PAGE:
Read more

The Best-Case Scenarios for Palm Oil

Why Rhett Butler is Optimistic About Forest Conservation

Two firsthand experiences with deforestation – one in Ecuador, another in Borneo – inspired Rhett Butler to launch the news site Mongabay, which was named one of the top 15 environmental websites by TIME, and remains one of the most popular sources for conservation and biodiversity news. Trained as an economist, Butler believes he comes to conservation with a broader view of what motivates people to act, and how certain conservation and land use policies are adopted whereas others aren’t. Most recently, he was an advisor to the Showtime series Years of Living Dangerously, which features a prominent episode on palm oil deforestation in Indonesia. Breakthrough caught up with Butler to discuss the economic benefits and environmental hazards of palm oil production, with an eye toward the policies and trends that give us reason to be more optimistic about deforestation.

Read more

Beyond Food and Evil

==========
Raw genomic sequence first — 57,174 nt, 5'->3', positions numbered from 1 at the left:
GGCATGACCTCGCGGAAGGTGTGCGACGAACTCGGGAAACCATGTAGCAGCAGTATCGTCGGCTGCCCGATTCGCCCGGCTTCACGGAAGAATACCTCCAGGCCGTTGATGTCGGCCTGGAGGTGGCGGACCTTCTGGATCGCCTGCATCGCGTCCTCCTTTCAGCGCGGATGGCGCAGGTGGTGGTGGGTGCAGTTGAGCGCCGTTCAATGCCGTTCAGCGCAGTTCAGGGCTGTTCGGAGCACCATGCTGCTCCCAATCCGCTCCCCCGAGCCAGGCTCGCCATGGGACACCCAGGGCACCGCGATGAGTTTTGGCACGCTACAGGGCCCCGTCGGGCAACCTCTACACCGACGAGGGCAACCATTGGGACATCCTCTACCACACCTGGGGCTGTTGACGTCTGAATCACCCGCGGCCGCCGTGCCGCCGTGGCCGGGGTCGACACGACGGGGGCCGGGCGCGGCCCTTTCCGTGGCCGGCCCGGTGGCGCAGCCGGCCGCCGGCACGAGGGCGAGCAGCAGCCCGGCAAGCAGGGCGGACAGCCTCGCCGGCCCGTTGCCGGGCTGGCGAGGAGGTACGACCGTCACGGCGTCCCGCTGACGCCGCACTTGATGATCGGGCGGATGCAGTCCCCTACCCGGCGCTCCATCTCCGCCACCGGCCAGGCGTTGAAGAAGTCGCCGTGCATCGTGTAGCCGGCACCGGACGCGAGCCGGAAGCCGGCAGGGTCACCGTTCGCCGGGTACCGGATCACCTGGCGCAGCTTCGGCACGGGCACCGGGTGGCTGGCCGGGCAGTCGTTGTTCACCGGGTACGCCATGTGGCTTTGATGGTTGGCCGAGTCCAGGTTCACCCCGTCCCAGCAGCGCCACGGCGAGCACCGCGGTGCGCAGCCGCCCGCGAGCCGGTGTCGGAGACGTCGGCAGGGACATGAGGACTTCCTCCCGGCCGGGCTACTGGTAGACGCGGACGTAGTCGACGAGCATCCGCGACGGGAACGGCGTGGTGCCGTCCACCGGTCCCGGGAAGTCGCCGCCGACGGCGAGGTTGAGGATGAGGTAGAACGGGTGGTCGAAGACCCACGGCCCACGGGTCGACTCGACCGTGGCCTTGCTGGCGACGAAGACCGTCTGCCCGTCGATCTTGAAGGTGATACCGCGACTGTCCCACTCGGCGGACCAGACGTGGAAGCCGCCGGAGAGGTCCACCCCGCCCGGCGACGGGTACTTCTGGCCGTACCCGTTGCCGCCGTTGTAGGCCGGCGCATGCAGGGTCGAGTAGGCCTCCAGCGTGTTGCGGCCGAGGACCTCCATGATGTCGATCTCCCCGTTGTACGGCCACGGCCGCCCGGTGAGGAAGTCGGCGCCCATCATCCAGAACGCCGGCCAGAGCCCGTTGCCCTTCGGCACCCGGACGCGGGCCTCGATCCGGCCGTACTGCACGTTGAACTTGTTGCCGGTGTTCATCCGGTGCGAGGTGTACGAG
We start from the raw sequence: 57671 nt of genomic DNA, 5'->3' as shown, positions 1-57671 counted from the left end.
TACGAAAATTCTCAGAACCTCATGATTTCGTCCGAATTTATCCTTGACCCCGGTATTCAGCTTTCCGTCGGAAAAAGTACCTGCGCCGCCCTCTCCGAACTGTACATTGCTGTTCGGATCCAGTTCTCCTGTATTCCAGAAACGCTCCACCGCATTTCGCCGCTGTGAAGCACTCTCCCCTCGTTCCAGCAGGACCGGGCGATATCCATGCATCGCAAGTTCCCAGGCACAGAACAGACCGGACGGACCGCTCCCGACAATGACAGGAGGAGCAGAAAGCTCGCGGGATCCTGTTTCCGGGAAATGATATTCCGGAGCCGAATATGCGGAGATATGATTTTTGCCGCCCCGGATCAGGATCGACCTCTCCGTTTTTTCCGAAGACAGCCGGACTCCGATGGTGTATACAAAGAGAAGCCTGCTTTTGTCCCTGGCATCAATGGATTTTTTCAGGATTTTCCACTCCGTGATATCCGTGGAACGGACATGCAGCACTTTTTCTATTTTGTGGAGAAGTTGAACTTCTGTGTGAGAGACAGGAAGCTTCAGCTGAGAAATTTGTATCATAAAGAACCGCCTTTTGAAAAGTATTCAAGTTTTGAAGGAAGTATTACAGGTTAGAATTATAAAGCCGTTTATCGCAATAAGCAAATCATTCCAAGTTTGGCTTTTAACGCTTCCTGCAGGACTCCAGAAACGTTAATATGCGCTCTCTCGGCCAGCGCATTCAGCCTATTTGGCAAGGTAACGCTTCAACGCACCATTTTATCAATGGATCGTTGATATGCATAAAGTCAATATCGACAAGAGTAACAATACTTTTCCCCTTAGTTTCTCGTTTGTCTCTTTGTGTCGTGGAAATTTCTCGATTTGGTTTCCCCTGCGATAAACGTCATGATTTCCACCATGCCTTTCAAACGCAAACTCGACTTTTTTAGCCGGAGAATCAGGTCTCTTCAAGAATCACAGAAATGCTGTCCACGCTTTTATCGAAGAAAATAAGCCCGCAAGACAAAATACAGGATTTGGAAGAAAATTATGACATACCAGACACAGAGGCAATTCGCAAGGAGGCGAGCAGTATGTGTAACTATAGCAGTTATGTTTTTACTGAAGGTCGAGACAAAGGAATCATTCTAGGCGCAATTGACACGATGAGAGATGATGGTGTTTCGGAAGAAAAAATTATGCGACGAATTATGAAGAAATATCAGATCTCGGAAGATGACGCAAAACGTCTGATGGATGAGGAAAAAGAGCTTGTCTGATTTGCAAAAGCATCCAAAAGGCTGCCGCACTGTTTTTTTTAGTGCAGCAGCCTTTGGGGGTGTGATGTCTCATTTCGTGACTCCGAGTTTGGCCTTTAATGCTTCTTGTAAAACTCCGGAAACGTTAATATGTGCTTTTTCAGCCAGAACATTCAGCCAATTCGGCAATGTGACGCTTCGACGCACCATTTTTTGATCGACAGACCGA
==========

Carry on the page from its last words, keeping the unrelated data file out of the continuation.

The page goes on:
Nature and Haute Cuisine After the Chez Panisse Revolution

“If, for some crazy reason, you decide to make this dish, then we’ll need to have a talk about the lichen powder.” So begins the recipe for “Prather Ranch Beef Encrusted in Lichen,” a typical selection in San Francisco chef Daniel Patterson’s new cookbook. Fresh lichen powder, needless to say, is not available at the grocery store. Nor can you order it online. You have to venture into the woods, find the best-tasting lichen, and scrape it off trees. Then you have to turn technology loose on it: clean it, rinse it several times, boil it for one to three hours, dehydrate it overnight, and grind it. 

Read more

Reducing Our Hoofprint

How Agricultural Intensification Can Boost Yields and Biodiversity